How many times have we stopped ourselves from doing something we really really wanted to do, but were afraid to? If you think back, imagine where the road would have taken you had you had the courage to do what your heart wanted you to do, or not do... or to say, or not say.
Yet, so often we haven't followed the prompting of our heart because of our fear... fear of failure, fear of others mocking us or putting us down, fear of criticism, fear of not doing it right, and maybe even fear of our dreams coming true and not being sure that we would really like the new life we created.
So take a minute now and see what it is in your life that you're stopping yourself from doing because you're afraid. Is it of entering into a new relationship? a new job? a new career? moving to a new location, even a new country?
What's The Best That Could Happen?
Usually people recommend asking yourself, "What's the worst that could happen?" if you made that risky choice. Yet, perhaps, what we need to ask ourselves is "What's the best that could happen?" Think of (visualize) what you'd love to have take place if you took the new job, moved, or whatever it is you're afraid of doing for whatever reason.
If we based our decisions on the best that could happen instead of the fear of the worst that could happen, perhaps our lives would be completely different than they are now. Think of the person who's a doctor who really wanted to be an artist. Or the woman who's a paralegal, when she really wanted to be a lawyer. Or the employee who really wanted to start his/her own business, or the cook who wanted to create a specialty line of baked goods. There are so many dreams that we had that perhaps we aborted because we were afraid. Lack of self-confidence is also a form of fear... fear of not being good enough, fear of failing.
A Girl From My Home Town
There's a girl from my home town who started out as a hairdresser. Then she opened her own salon, then she opened more salons, then she started a line of products, and now she's a very successful businesswoman with very a successful business chain to her name.
What gave her the courage to do that when a lot of other people in her class and her home town took the safe road? What gave her the guts to go for her vision when other people hesitated? Sometimes, it's not knowing that we "shouldn't" take such big risks, sometimes it's just not seeing it as a risk, but even more than that, most times it's just something that feels right, something we want to do...and then we follow through and do it!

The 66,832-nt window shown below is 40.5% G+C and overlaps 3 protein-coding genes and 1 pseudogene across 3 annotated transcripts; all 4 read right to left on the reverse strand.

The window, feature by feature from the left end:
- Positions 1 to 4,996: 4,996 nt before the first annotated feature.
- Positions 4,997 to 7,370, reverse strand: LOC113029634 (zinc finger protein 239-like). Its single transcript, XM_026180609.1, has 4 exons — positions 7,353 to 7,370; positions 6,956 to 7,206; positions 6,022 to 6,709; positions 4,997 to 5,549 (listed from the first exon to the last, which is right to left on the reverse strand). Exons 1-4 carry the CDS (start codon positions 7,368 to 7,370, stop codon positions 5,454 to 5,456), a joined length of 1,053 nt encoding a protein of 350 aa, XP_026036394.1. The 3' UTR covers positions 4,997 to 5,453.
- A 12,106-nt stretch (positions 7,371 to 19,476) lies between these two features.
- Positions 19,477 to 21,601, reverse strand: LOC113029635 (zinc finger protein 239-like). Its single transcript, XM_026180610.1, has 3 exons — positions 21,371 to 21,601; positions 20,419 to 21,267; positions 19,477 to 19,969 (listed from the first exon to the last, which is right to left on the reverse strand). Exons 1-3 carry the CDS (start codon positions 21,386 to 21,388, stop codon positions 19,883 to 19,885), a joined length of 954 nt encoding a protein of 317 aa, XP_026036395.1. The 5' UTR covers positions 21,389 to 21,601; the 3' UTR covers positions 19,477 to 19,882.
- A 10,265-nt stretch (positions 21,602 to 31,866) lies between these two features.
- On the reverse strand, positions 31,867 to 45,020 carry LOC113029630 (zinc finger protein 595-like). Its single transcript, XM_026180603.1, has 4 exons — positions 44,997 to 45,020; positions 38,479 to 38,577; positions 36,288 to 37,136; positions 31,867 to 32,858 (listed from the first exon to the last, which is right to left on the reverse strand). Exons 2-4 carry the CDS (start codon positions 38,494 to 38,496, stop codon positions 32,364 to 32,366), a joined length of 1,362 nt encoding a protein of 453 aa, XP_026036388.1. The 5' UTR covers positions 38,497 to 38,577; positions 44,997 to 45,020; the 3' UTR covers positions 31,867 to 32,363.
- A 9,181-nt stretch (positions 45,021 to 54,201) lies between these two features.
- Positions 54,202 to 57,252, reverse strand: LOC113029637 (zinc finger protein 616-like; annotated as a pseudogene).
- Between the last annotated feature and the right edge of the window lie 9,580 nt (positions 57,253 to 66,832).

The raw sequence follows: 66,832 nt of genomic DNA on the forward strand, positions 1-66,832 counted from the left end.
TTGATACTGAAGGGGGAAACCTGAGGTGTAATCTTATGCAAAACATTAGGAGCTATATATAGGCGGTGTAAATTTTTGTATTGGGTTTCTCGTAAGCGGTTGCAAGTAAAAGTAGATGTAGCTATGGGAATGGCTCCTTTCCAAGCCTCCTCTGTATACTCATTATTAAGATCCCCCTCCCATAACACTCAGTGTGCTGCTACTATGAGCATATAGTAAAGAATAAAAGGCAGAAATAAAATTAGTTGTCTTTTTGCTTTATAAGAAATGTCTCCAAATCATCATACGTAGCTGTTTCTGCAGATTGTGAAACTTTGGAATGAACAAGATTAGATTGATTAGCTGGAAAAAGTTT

Feel No Fear, and Go!
I remember when I was 20, I had planned a trip to Europe with my very good friend. At the last minute, she decided not to go because her father said he would not pay for her nursing school studies if she went to Europe (with me). So, I decided to go anyway, by myself.
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I remember people asking me, "aren't you afraid?", and I also remember not understanding what they were talking about. Having been raised on a farm 6 miles outside of a town of 1000 people, I didn't know about fear of the outside world. I was raised in the days where TV was not a constant daily presence (at least not in my household), so I didn't have all these fearful images in my head of why I should be afraid to travel to Europe by myself. And we didn't have 24-hour news channels that use fear as a motivator to keep people watching... fear of whatever gets people hooked to watching the news over and over...
So off I went. Twenty years old, a backpack, and some traveler's checks... and great expectations. I flew to Rome (because it was October and I am not a big fan of cold weather). I didn't really have any concrete plans. I had a list of youth hostels, a travel book, "Europe on $5 a day" (this was 40 years ago and a much different economy) and that's pretty much as far as it went for plans.
And the greatest benefit I found of traveling by myself is that it opened many doors for me. I met people that I probably would not have met had I been involved in conversation with a traveling partner. I was invited into local's homes. I even spent several days in a Moroccan home at the invitation of a girl I met in Fez. I was "adopted" by a Spanish woman and her daughter who welcomed me into their home in Northern Spain and made themselves my own personal travel guides for 3 weeks.
The trip was fantastic. I traveled (i.e. hitchhiked) through Italy with an Austrian, through Greece with a new Australian friend and her brother, through Southern Spain with another Australian girl, etc. etc. During portions of the voyage I was alone (which is when I met locals) and at other times I was with other international wanderers.
If I had stayed home because of my fear, I would have missed all of the wonderful experiences and discoveries. I was able to wander through the ruins of Pompeii, walk in the Roman Colosseum, see Michelangelo's Sistine Chapel and marvel in awe at his David and La Pieta.